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Buddy Media has announced an integration with YouTube that allows brands to create social apps, apply global content targeting and view analytics in relation to the video site.
The company expects its YouTube-specific social apps - called ‘sapplets’ – to be the most popular new function, since video apps rank consistently among the top three most-used social apps within its marketing suite.
To correspond with a new focus on channels, YouTube has announced a new ad model that will see the site attempt to monetise partnerships with Reuters, Sony, Warner Brothers, Universal – and just this week, Disney UK.
The new channel sponsorships will include display, overlay and pre-roll ad options for 96 different channels, all providing original content to YouTube, with pricing varying according to sector and length of contract.
Disney UK has signed deals with YouTube and Google Play to offer rentals on selected titles such as Pirates of The Caribbean and Real Steel.
This is the company's first content agreement with Google in the UK, which will see films delivered online and mobile devices for £2.49 to £3.49 per film.
Customers will have 30 days from the purchase date to begin watching the rental, and once they've started, 48 hours to finish the film.
When online video was still nascent, there was a general sense that the advertising models underpinning television would one day be a thing of the past.
But despite the online video boom and the rise of powerful digital distribution platforms like YouTube and Hulu, advertising in online video still looks a lot like advertising on television. Case in point: the pre-roll.
The past decade may have been tough for the music industry, but thanks to online video, times have arguably never been better for the music video.
On YouTube, for instance, music videos represent one of the most popular content categories, and some of the most popular music videos have racked up hundreds of millions of views.
Last week saw the annual SES (Search Engine Strategies) conference in 2012 where all the big names in search gave their view on the year ahead.
The overarching hot topics were probably Google + and SoLoMo (Social, Local, Mobile).
There are some good round-ups to be found online (e.g. Andrew Girdwood's blog and Kevin Gibbon's blog) so for now, here’s my (and my colleague Richard Lewis’) top 10 take-aways for you to think about.
(Apologies in advance if I haven’t given the right people the right credit, feel free to comment if I missed you off the list.)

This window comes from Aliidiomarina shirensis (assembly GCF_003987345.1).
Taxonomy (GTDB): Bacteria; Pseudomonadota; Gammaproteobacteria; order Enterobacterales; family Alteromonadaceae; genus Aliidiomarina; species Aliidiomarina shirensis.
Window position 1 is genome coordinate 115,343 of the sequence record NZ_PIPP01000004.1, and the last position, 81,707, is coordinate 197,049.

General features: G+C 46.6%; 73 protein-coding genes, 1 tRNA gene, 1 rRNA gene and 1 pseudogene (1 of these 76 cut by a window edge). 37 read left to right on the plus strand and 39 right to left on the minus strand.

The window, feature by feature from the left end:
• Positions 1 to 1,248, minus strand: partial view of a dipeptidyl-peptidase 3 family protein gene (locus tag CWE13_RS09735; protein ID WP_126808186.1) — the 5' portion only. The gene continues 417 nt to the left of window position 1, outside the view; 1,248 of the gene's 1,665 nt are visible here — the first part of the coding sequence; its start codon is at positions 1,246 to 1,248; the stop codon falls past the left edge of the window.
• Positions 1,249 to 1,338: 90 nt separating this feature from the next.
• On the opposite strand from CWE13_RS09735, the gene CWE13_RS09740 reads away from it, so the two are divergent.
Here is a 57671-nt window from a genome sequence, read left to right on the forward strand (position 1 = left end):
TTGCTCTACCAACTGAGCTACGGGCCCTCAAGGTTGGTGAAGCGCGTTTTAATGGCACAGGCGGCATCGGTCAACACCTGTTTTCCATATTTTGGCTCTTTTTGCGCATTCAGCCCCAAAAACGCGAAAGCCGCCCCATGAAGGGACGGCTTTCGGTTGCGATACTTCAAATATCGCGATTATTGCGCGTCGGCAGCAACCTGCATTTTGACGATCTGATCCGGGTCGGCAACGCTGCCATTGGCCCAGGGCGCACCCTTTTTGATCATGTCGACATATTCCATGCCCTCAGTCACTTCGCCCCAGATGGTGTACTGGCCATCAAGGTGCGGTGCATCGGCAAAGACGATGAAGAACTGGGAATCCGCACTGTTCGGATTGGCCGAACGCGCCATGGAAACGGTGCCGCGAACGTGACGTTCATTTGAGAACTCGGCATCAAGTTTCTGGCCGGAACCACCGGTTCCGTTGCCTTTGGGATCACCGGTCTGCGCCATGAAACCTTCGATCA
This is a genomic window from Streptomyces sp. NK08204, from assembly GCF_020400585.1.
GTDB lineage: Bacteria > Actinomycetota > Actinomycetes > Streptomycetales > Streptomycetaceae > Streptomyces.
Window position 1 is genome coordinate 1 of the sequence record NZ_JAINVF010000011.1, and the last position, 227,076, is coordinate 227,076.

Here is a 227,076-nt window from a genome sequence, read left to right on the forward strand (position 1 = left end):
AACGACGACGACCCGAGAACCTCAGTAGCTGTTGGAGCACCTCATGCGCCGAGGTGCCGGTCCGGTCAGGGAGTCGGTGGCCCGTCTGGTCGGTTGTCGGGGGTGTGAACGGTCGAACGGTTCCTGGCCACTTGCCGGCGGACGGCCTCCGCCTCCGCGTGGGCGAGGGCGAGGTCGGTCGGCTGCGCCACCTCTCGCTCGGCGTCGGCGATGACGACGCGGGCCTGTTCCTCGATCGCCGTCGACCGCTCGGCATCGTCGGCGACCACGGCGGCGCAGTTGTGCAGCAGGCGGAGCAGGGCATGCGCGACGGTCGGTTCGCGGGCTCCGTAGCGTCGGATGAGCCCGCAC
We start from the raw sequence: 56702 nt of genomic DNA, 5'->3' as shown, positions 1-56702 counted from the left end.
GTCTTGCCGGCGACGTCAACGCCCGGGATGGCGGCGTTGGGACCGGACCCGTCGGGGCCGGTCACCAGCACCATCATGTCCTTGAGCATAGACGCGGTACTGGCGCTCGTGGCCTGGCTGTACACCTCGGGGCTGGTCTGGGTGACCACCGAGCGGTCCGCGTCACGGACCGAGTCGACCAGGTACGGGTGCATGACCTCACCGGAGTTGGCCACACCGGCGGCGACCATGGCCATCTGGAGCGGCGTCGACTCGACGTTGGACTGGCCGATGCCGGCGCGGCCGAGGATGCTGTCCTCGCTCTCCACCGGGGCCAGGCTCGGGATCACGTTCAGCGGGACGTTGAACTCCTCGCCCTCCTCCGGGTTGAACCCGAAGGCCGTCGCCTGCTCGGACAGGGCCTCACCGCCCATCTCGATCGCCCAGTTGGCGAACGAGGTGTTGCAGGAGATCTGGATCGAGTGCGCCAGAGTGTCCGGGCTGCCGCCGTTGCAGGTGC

At last week's Digital Cream Dubai, Econsultancy's CEO, Ashley Friedlein, presented the latest digital trends from the newly published State of Digital Marketing in the Middle East and North Africa report 2012.
While Facebook struggles with f-commerce, a younger upstart, Pinterest, may be the next big thing in social commerce. The service, which is an "online pinboard" that allows users to "share things you love", is surging in popularity.
But there may be a downside to increased popularity, as some are questioning whether the service is promoting copyright infringement on a massive scale.
Marketers and content makers have been conditioned over time to believe that online video needs to be short and punchy.
This is based on the presumption that people have limited attention spans, and therefore longer-form content would be wasted - particularly on the multi-tasking Gen Y consumer.
But is duration really a key factor of successful adoption? And how about social sharing? Is the length of a branded video likely to affect people's willingness to share it?
In the space of 1,000 or more words, I can't promise to deal with all the answers, but hopefully you'll agree these questions merit further consideration before setting your content or advertising strategy.
Social TV is going to change the way we interact with everything. If you don’t think it’s coming, you're going to be in for a bumpy ride.
Contrary to popular opinion, NBC's Senior VP of Digital Jesse Redniss stated "GoogleTV is not social TV." He put YouTube in the same category as in his opinion they are mostly ways to highlight videos and consume content.
So what is social TV?
YouTube is making music the star of its latest campaign in the UK, aiming to highlight the music videos and dedicated artist channels available on the site.
Artists such as Jessie J, Lana Del Rey, Ed Sheeran and Emeli Sande appear in the digital and outdoor ads that use the tagline ‘Get More Into Music’.
YouTube has launched two new motor channels to add to its ever increasing range of original content.
The Motor Trend channel is described as a “never-ending car expo” and will broadcast programming from brands such as Hot Rod, Motorcyclist, Lowrider and FourWheeler.